Low yields, but many North Coast Merlots were very good
A long cool spring and a long cool summer contributed to a late harvest that stretched into early November. Mid-May rains hindered flowering and berry set, and both berry and cluster sizes were small throughout the North Coast. Two weeks of warm weather in August put Cabernet back on track. Rains in September caused slight problems in the Central Coast and in Mendocino. Napa and Sonoma escaped relatively unharmed. The slow maturation of the Cabernet berries enabled the tannins, aromas, and color to reach maturity simultaneously with acidity and sugar. It was one of the longest growing season in the Alexander Valley.
Napa wins out on the strength of its overwhelming number of two star or higher successes, but Alexander Valley proves it belongs in the same league for both Cabernet and in this vintage, for Merlot as well. It was one of those years when most appellations fared well. Though telling one mountain appellation Cabernet from another was difficult, wines from the Stags Leap District carried the regional mantle quite well. The richest, deepest, and most distinctive Cabernets came from the middle Napa Valley, the Rutherford-Oakville where many prime vineyards are to be found.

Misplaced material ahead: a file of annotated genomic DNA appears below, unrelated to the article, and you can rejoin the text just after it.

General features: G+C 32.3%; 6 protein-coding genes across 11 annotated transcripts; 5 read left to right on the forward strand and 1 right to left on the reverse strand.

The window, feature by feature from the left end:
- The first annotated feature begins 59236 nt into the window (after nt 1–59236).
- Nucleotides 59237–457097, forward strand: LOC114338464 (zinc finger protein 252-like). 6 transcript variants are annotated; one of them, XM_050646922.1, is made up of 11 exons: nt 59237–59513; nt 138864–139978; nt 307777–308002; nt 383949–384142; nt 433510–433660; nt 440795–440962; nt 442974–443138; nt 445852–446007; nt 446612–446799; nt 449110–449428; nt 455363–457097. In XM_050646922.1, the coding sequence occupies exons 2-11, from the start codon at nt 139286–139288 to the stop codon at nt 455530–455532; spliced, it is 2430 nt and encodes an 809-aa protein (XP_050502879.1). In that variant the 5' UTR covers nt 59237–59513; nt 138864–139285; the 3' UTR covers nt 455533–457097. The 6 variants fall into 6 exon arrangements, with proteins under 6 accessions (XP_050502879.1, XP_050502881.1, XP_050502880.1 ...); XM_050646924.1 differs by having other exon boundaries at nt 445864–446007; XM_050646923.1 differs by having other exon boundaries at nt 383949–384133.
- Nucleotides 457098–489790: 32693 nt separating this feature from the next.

This was a watershed for Merlot as a number of high quality versions appeared. The field is being competitive as newcomers join the excitement. Thee ’94 Matanzas Creek is a real powerhouse, built to age well. The biggest Merlot award goes to Beringer’s Howell Mountain. Havens is gaining fame with its brightly fruity, but large scale Carneros-grown Merlot. Other leaders in this vintage are Whitehall Lane (Reserve), Pine Ridge (Carneros), Cafaro, Fisher, Arrowood, Matanzas Creek, Forman, Paradigm, Merryvale, and Pride Mountain.